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Thailand

    May 20, 2014

    Authorities in Thailand must ensure that human rights are protected and respected, following the imposition of Martial Law today, which grants the army sweeping powers and imposes tight restrictions on key human rights and has already led to several media outlets being taken off air, Amnesty International said.

    “The declaration of Martial Law decree must not be a blueprint for human rights violations. It is crucial that the military shows the utmost restraint and fully respects Thailand’s obligations under international human rights law,” said Richard Bennett, Amnesty International’s Asia Director.

    Martial Law, which was unilaterally declared by the Thai army today, suspends or restricts a number of human rights.

    The military now has powers to detain people without a warrant for up to one week, to seize property, and to search people or property without a court order. It also provides the military with impunity from claims for compensation.

    May 15, 2014

    The Thai authorities must bring to justice those responsible for killing at least three people in this morning’s grenade and gunfire attack on an anti-government protest camp in Thailand’s capital Bangkok, Amnesty International said.

    “Today’s appalling attack is the latest escalation of political violence. Authorities must launch a thorough investigation, in accordance with Thailand’s international human rights obligations,” said Rupert Abbott, Amnesty International’s Deputy Asia Pacific Director.

    “A failure to investigate the attack and hold those responsible accountable would signal that impunity rules in Thailand and risk an increasingly vicious cycle of retaliatory violence. It would also fly in the face of victims’ and their families’ right to justice.”

    This morning’s attack, when unidentified gunmen stormed an anti-government protest camp nearby Bangkok’s Democracy Monument, has left at least three people dead and more than 20 injured.

    January 10, 2014

    Thai authorities must protect and respect human rights during mass protests planned to be held in Bangkok next week, Amnesty International said. The organization has also urged all protest leaders to call on their followers not to commit human rights abuses.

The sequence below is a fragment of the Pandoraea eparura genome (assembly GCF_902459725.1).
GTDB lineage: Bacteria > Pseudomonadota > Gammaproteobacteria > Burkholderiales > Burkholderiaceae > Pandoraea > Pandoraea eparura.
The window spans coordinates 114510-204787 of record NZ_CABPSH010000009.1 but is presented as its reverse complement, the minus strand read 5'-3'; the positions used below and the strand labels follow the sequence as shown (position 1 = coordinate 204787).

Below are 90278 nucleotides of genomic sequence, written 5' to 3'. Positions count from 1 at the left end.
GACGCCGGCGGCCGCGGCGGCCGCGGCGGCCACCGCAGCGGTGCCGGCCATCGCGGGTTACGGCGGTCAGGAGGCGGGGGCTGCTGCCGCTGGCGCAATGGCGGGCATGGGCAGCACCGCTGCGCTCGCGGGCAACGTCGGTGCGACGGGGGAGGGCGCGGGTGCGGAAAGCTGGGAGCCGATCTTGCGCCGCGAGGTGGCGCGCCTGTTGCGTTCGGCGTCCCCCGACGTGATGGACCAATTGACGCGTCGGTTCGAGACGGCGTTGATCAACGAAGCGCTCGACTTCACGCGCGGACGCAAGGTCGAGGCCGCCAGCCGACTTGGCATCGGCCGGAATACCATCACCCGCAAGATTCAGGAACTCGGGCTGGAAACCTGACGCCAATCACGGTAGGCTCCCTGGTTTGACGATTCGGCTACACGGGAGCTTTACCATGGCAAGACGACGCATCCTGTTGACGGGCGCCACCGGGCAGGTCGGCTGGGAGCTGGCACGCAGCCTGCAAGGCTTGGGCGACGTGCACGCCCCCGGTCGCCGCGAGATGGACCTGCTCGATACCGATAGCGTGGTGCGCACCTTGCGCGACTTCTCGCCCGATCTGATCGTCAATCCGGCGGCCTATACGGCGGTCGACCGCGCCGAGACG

Protesters have announced plans to stage mass demonstrations and shut down government offices until the current government steps down. The government has deployed some 15,000 military and police to the capital.

    “The situation in Thailand is tense, volatile and unpredictable. There is a real risk of loss of life and injury unless human rights are fully respected,” said Isabelle Arradon, Amnesty International’s Asia-Pacific Deputy Director.

    “Security forces should ensure that the right to peaceful protest is upheld - however, they also have a duty to protect the safety of the public. When carrying out their work, law enforcement officials should apply non-violent means before resorting to the use of force, and always exercise restraint in its use.” 

    August 01, 2013

    A ruling by Thailand’s Supreme Court shows how the authorities have failed to provide justice for 85 people that died at the hands of the security forces in Tak Bai, Amnesty International said.

    “Today’s ruling ignores the actions of security forces and officials involved in events that led to deaths of 85 people. Their actions were either intentional or negligent and therefore those involved should be brought to court. Families have been waiting for more than eight years for justice,” said Isabelle Arradon, Amnesty International’s Deputy Asia Pacific Director.

    On 25 October 2004 security forces opened fire on protesters demonstrating outside Tak Bai police station in the southern province of Narathiwat.

    Seven were shot dead, and a further 78 were suffocated or crushed to death in army vans transporting them to a military detention camp. Some 1,200 people were also held in military custody for days without medical attention, many of whom were severely injured.

    January 23, 2013

    The sentencing of a human rights defender to ten years in prison for publishing two articles allegedly insulting the monarchy is a serious setback for freedom of expression in Thailand, Amnesty International said.

    The Criminal Court today found Somyot Prueksakasemsuk, a magazine editor and labour rights activist, guilty under Thailand’s so-called lèse majesté law for allegedly publishing two articles defaming the royal family.

    Somyot has been detained since 30 April 2011, and the authorities have repeatedly turned down his request for bail.

    “This is a regressive decision – Somyot has been found guilty simply for peacefully exercising his right to freedom of expression and should be released immediately,” said Isabelle Arradon, Amnesty International’s Deputy Asia-Pacific Director.

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